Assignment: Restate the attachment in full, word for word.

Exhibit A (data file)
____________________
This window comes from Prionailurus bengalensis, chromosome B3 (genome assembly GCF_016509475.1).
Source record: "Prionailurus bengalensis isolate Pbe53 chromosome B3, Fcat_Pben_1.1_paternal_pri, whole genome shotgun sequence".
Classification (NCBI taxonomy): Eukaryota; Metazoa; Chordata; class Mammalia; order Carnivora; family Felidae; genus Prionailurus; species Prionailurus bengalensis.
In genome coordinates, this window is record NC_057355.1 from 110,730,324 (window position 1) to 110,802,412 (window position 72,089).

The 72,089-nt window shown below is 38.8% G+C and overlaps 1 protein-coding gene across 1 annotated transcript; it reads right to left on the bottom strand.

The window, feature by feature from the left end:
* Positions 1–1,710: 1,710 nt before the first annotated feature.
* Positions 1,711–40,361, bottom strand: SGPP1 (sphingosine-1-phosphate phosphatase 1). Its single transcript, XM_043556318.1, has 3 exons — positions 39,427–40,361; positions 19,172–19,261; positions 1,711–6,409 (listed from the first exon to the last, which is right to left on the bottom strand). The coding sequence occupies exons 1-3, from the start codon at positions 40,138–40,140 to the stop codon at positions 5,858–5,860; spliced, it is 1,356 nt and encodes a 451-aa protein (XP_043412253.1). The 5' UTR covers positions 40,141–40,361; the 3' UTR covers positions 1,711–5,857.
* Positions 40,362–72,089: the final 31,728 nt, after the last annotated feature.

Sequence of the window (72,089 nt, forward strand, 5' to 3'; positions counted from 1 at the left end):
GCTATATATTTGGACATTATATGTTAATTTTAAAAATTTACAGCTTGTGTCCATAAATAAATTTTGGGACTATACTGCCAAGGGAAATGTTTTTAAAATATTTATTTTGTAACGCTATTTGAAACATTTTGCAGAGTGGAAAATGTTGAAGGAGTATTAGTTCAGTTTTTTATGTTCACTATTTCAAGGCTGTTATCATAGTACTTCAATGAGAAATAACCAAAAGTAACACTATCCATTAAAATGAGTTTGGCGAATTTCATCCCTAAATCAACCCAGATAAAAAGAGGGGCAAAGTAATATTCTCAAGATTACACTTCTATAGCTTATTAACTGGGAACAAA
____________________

This window comes from Prionailurus bengalensis, chromosome B3 (genome assembly GCF_016509475.1).
Source record: "Prionailurus bengalensis isolate Pbe53 chromosome B3, Fcat_Pben_1.1_paternal_pri, whole genome shotgun sequence".
Classification (NCBI taxonomy): Eukaryota; Metazoa; Chordata; class Mammalia; order Carnivora; family Felidae; genus Prionailurus; species Prionailurus bengalensis.
In genome coordinates, this window is record NC_057355.1 from 110,730,324 (window position 1) to 110,802,412 (window position 72,089).

The 72,089-nt window shown below is 38.8% G+C and overlaps 1 protein-coding gene across 1 annotated transcript; it reads right to left on the bottom strand.

The window, feature by feature from the left end:
* Positions 1–1,710: 1,710 nt before the first annotated feature.
* Positions 1,711–40,361, bottom strand: SGPP1 (sphingosine-1-phosphate phosphatase 1). Its single transcript, XM_043556318.1, has 3 exons — positions 39,427–40,361; positions 19,172–19,261; positions 1,711–6,409 (listed from the first exon to the last, which is right to left on the bottom strand). The coding sequence occupies exons 1-3, from the start codon at positions 40,138–40,140 to the stop codon at positions 5,858–5,860; spliced, it is 1,356 nt and encodes a 451-aa protein (XP_043412253.1). The 5' UTR covers positions 40,141–40,361; the 3' UTR covers positions 1,711–5,857.
* Positions 40,362–72,089: the final 31,728 nt, after the last annotated feature.

Sequence of the window (72,089 nt, forward strand, 5' to 3'; positions counted from 1 at the left end):
GCTATATATTTGGACATTATATGTTAATTTTAAAAATTTACAGCTTGTGTCCATAAATAAATTTTGGGACTATACTGCCAAGGGAAATGTTTTTAAAATATTTATTTTGTAACGCTATTTGAAACATTTTGCAGAGTGGAAAATGTTGAAGGAGTATTAGTTCAGTTTTTTATGTTCACTATTTCAAGGCTGTTATCATAGTACTTCAATGAGAAATAACCAAAAGTAACACTATCCATTAAAATGAGTTTGGCGAATTTCATCCCTAAATCAACCCAGATAAAAAGAGGGGCAAAGTAATATTCTCAAGATTACACTTCTATAGCTTATTAACTGGGAACAAA